Gerrit Rietveld

Rietveld’s light shines on

Gerrit Thomas Rietveld’s Red and Blue Chair brought him international renown. But the architect, designer and member of the famous Dutch De Stijl Group is less well-known for his lamps. For example, the hanging lamp, which he designed for a doctor’s surgery in 1922 and which is now a true classic of the Tecta collection.

Rietveld’s small tafellampje is a treasure that is still waiting to be discovered. He designed this table lamp with its strict geometric shape in 1925. Surprisingly modern for its time, it has never been produced in series before. After consulting Rietveld’s heirs, Tecta decided to give the lamp the attention it deserves. The exact dimensions of the original drawing served as the basis of a small, exclusive series.

From 2019 it will be available as a first limited edition of 200 numbered and signed lamps. The tafellampje features some enchanting details – just like in the hanging lamp, you will find a varnished luminaire inside the lampshade. Made of aluminium, the lamp head conceals modern technology and LED lighting. This creation by Gerrit Rietveld, “the maker of things – sometimes magical things,” as Peter Smithson called him, is a small, precious sculpture that will enrich the table or windowsill.


“The maker of things – sometimes of magical things” (Peter Smithson, 1965).

Carefully reflecting on my personal relationship with Rietveld and Haus Schröder, my first thought was that there should not be too much talk; because what I admired most about Rietveld was his calm. His seemed to me the only pattern of behavior for a true architect.” Rietveld touched only small things, each given its own life, enriching the city (usually his own hometown), for its own ordinary good. Except that sometimes it became a world event that touched everyone. Never the assessor, the councilor, the writer of introductory remarks, the knowing expert at government commissions. Simply a builder and furniture maker. Simply a Baumann and furniture maker?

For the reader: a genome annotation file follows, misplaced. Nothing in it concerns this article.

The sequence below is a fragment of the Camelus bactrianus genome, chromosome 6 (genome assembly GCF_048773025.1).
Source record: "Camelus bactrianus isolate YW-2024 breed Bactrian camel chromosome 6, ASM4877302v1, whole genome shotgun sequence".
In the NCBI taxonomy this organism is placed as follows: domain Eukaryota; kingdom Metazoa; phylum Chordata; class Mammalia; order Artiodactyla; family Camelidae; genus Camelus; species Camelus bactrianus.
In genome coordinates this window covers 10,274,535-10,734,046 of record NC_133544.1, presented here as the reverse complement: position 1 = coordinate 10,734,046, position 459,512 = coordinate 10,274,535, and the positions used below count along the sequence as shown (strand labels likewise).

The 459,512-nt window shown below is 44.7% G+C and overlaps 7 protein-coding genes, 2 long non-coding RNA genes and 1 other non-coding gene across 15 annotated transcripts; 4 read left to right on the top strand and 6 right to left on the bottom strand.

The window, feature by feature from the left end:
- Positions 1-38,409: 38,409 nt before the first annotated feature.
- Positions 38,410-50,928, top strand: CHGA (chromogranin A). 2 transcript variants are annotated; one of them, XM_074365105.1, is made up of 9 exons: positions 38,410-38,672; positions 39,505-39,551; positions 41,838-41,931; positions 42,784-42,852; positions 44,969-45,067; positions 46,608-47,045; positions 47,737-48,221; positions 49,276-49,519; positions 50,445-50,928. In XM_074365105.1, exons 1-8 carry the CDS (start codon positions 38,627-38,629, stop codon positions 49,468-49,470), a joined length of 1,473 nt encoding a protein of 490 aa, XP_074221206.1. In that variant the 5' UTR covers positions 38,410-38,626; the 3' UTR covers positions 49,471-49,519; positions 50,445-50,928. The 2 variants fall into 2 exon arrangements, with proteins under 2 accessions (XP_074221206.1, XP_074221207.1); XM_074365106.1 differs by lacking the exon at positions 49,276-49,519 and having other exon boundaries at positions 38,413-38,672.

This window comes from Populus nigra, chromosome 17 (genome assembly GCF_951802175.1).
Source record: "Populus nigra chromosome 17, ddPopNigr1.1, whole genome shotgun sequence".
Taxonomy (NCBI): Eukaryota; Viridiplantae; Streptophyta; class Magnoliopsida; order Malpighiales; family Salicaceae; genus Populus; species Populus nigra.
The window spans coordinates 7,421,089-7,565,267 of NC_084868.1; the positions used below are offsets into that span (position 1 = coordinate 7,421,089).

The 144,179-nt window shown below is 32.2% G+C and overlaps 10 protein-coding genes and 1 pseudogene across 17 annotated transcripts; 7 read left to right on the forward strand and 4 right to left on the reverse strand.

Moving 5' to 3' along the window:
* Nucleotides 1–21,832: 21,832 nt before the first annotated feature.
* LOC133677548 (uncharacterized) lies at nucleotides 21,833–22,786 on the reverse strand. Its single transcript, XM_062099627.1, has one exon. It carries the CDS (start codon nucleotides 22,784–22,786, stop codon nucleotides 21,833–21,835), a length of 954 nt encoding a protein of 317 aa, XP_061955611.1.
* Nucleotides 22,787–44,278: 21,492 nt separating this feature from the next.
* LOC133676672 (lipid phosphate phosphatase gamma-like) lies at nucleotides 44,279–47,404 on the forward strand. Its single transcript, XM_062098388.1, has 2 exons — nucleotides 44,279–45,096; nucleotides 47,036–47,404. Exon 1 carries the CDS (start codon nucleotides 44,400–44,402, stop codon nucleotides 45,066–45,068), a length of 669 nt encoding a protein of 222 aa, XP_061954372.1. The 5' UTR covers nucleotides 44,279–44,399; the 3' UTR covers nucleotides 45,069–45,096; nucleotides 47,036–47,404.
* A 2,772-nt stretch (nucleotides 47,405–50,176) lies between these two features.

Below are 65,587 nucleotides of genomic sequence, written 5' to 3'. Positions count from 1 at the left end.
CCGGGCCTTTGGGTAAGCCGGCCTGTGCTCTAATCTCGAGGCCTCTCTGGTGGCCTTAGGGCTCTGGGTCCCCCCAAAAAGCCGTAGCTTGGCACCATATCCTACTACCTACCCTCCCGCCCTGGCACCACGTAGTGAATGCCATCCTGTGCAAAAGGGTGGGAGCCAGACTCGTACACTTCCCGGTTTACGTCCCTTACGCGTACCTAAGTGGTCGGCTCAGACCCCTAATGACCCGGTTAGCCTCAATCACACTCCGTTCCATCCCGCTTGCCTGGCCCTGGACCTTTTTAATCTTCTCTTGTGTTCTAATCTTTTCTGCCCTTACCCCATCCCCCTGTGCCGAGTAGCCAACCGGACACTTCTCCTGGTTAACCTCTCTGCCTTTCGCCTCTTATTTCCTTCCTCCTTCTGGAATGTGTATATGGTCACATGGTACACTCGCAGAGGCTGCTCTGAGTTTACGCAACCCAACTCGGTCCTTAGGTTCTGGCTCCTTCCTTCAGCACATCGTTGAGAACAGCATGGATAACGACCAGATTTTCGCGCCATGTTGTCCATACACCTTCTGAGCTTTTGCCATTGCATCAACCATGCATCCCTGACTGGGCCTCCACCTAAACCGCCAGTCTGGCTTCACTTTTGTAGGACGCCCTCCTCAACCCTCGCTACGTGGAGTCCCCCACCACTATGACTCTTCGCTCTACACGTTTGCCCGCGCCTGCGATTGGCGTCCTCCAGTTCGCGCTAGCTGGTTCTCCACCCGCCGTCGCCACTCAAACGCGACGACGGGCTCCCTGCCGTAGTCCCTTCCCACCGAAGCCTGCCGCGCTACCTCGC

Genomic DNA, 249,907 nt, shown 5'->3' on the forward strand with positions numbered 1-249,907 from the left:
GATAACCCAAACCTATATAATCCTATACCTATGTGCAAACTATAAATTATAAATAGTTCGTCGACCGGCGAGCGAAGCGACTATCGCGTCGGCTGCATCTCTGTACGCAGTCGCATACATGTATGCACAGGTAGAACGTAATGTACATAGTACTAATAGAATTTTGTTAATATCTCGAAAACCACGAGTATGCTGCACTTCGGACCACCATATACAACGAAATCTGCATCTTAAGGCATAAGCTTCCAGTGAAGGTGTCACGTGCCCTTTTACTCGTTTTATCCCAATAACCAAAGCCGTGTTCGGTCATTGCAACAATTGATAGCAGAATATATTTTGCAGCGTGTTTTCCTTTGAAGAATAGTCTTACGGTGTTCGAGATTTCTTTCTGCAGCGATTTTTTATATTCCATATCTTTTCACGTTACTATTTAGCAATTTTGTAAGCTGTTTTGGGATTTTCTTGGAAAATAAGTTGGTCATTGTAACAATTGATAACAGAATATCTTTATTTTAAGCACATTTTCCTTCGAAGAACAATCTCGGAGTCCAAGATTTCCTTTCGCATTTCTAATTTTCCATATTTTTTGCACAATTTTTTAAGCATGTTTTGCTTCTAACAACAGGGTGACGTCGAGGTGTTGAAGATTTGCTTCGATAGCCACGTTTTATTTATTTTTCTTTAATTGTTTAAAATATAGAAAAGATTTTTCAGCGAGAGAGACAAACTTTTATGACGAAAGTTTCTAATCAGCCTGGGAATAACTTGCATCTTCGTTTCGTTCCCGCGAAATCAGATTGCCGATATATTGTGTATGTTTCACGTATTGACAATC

Then you see why the worlds are built. Because it is undeniable that the red and blue chair and the Schröder house are magical objects, and that is what first attracted me to Rietveld. The work of members of the De Stijl group is usually wonderful, and a few De Stijl objects are magical things. Theo van Doesburg’s never are. Mondrians often, Van der Lecks often – but children’s magic, not adult magic. It is not for me here to try and explain how the magic came. I cannot believe that anyone could be intentionally magical, but the mysticism of the early De Stijl movement – theosophy (even Le Corbusier quotes Krishna Murti in the “Ville Radieuse”) – cannot have absolutely nothing to do with it. However, there is no doubt that the De Stijl movement renewed the life forces of architecture and painting at that time; and we can still feel that now, as indeed one can feel the magic of an earlier time in Segesta – that kind of magic lasts a long time. The magic is in the things themselves and it is not present in their photographs. De Stijl objects meant after the first war what Pollock and Eames meant to my generation after the second war – they enabled the art life to begin again. P.S., March 1965

And people will say the same things about the Eames that they say about Rietveld: “What’s so great about what they did? Just a house and a few chairs”. A.S., published in Building and Living, July 1965